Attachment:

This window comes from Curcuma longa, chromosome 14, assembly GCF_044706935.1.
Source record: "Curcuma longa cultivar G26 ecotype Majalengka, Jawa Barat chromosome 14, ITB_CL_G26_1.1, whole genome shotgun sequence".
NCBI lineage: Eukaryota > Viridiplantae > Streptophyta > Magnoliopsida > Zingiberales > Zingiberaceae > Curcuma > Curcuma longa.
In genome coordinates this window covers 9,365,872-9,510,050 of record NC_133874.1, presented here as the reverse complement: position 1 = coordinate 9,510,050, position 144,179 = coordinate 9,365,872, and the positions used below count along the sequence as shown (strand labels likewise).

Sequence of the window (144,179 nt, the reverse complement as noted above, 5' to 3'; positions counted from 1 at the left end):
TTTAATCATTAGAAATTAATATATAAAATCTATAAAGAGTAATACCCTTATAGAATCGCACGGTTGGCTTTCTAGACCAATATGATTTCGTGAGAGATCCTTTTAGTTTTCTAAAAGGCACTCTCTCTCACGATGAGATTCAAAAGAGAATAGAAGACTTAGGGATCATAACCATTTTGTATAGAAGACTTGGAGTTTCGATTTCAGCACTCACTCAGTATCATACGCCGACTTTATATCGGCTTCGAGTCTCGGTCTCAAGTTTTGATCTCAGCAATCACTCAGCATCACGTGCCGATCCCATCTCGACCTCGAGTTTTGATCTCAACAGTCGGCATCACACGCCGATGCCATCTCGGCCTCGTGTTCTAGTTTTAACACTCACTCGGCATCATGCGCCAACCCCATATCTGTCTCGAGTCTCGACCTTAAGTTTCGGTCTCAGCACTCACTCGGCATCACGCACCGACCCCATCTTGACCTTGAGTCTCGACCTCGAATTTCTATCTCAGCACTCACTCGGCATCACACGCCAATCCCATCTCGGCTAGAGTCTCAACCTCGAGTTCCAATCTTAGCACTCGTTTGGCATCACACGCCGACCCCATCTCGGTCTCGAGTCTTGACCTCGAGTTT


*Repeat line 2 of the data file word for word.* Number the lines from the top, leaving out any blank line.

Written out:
Source record: "Curcuma longa cultivar G26 ecotype Majalengka, Jawa Barat chromosome 14, ITB_CL_G26_1.1, whole genome shotgun sequence".